Mammals are the most obvious group of animals on land, but they are relatively rare in marine environments. There are just a few types of mammals whose bodies have become specialized for marine life. Among these are the cetaceans, a group that includes whales and dolphins, porpoises, and dugongs.
Marine Mammal Anatomy
Mammals are warmblooded vertebrates that have hair and breathe air. All females of this group have milk-producing mammary glands with which to feed their young. Mammals also have a diaphragm that pulls air into the lungs and a four-chambered heart for efficient circulation of blood. The teeth of mammals are specialized by size and shape for particular uses.
Marine mammals are subdivided into four categories: cetaceans, animals that spend their entire lives in the ocean; sirenians, herbivorous ocean mammals; pinnipeds, web-footed mammals; and marine otters. Animals in all four categories have the same characteristics as terrestrial mammals, as well as some special adaptations that enable them to survive in their watery environment.
The cetaceans, which include whales, dolphins, and porpoises, have streamlined bodies, horizontal tail flukes, and paddle-like flippers that enable them to move quickly through the water. Layers of blubber (subcutaneous fat) insulate their bodies and act as storage places for large quantities of energy. Their noses (blowholes) are located on the tops of their heads so air can be inhaled as soon as the organism surfaces above the water.
Manatees and dugongs are the only sirenians. These docile, slow-moving herbivores lack a dorsal fin or hind limbs but are equipped with front limbs that move at the elbow, as well as with a flattened tail. Their powerful tails propel them through the water, while the front limbs act as paddles for steering.
The pinnipeds—seals, sea lions, and walruses—are carnivores that have webbed feet. Although very awkward on land, the pinnipeds are agile and aggressive hunters in the water. This group of marine mammals is protected from the cold by hair and blubber. During deepwater dives, their bodies are able to restrict blood flow to vital organs and slow their heart rates to only a few beats a minute, strategies that reduce oxygen consumption. All pinnipeds come onto land or ice at breeding time.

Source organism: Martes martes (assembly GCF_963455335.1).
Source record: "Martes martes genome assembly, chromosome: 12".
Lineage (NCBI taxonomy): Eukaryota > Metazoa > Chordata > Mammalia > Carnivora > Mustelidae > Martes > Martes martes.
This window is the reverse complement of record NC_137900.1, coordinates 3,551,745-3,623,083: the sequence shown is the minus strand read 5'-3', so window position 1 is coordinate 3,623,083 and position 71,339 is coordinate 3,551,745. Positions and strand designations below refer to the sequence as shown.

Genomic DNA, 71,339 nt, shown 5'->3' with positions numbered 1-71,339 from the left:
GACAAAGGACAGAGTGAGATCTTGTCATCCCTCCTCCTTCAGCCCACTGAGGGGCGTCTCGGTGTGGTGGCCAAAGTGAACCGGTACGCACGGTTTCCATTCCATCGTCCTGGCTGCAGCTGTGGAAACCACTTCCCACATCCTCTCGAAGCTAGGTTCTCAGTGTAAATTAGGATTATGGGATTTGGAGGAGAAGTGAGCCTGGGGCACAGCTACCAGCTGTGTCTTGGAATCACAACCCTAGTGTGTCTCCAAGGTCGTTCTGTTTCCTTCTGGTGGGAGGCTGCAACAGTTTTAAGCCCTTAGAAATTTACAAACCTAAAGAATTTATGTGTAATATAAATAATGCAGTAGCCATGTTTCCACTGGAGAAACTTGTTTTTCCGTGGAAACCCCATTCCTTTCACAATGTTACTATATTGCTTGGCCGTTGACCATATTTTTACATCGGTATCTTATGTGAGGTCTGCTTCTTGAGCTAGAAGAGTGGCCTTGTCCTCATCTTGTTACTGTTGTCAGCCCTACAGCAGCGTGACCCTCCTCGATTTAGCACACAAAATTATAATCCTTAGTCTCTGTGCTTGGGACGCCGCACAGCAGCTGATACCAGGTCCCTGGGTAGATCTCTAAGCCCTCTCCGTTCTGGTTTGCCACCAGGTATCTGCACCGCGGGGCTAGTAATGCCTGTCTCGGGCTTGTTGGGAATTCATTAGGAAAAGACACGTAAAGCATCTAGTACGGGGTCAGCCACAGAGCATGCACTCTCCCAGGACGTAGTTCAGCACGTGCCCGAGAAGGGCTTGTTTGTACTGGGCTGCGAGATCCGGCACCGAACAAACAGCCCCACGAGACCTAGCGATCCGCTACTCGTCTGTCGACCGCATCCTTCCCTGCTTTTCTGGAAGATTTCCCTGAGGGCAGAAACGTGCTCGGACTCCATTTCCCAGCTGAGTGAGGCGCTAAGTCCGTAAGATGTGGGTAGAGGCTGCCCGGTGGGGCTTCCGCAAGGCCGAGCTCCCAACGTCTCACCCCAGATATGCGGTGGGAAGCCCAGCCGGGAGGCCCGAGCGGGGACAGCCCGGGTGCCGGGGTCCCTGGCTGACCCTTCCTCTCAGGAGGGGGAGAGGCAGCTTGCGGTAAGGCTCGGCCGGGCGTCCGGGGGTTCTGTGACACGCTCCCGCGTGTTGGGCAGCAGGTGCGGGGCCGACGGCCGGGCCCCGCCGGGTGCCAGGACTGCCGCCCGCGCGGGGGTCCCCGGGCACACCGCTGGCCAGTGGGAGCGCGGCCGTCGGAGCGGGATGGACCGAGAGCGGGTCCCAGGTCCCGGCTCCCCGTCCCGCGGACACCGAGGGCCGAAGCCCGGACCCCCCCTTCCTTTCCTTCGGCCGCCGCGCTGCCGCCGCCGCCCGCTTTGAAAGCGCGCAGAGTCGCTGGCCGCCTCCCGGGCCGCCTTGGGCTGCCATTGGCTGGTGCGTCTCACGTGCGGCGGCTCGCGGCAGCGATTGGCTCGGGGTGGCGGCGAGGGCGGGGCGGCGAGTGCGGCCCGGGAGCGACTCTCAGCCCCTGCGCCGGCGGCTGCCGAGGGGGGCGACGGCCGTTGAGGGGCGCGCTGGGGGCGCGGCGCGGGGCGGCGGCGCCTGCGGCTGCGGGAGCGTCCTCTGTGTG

The sea otters spend their entire lives at sea and only come ashore during storms. They are much smaller than the other marine mammals. Even though otters are very agile swimmers and divers, they are clumsy on shore. Their back feet, which are flipperlike and fully webbed, are larger than their front feet. Internally, their bodies are adapted to deal with the salt in seawater with enlarged kidneys that can eliminate the excess salt.
Animals that are described as warm blooded, or endothermic, maintain a constant internal temperature, even when exposed to extreme temperatures in their environment. In mammals, this internal temperature is about 97°F (36°C), while in birds, it is warmer, around 108°F (42°C).
Warm-blooded animals have developed several physiological and behavioral modifications that help regulate body temperature. Since their bodies generate heat by converting food into energy, they must take in enough food to fuel a constant body temperature. Once heat is produced, endotherms conserve it with insulating adaptations such as hair, feathers, or layers of fat. In extreme cold, they also shiver, a mechanism that generates additional heat.
Heart rate and rate of respiration in warm-blooded animals does not depend on the temperature of the surroundings. For this reason, they can be as active on a cold winter night as they are during a summer day. This is a real advantage that enables warm-blooded animals to actively look for food year round.
The internal temperature of coldblooded, or ectothermic, animals is the same as the temperature of their surroundings. In other words, when it is hot outside, they are hot, and when it is cold outside, they are cold. In very hot environments the blood temperature of some cold-blooded animals can rise far above the blood temperature of warmblooded organisms. Furthermore, their respiration rate is dependent on the temperature of their surroundings. To warm up and speed their metabolism, cold-blooded animals often bask in the sun. Therefore, cold-blooded animals such as fish, amphibians, and reptiles, tend to be much more active in warm environments than in cold conditions.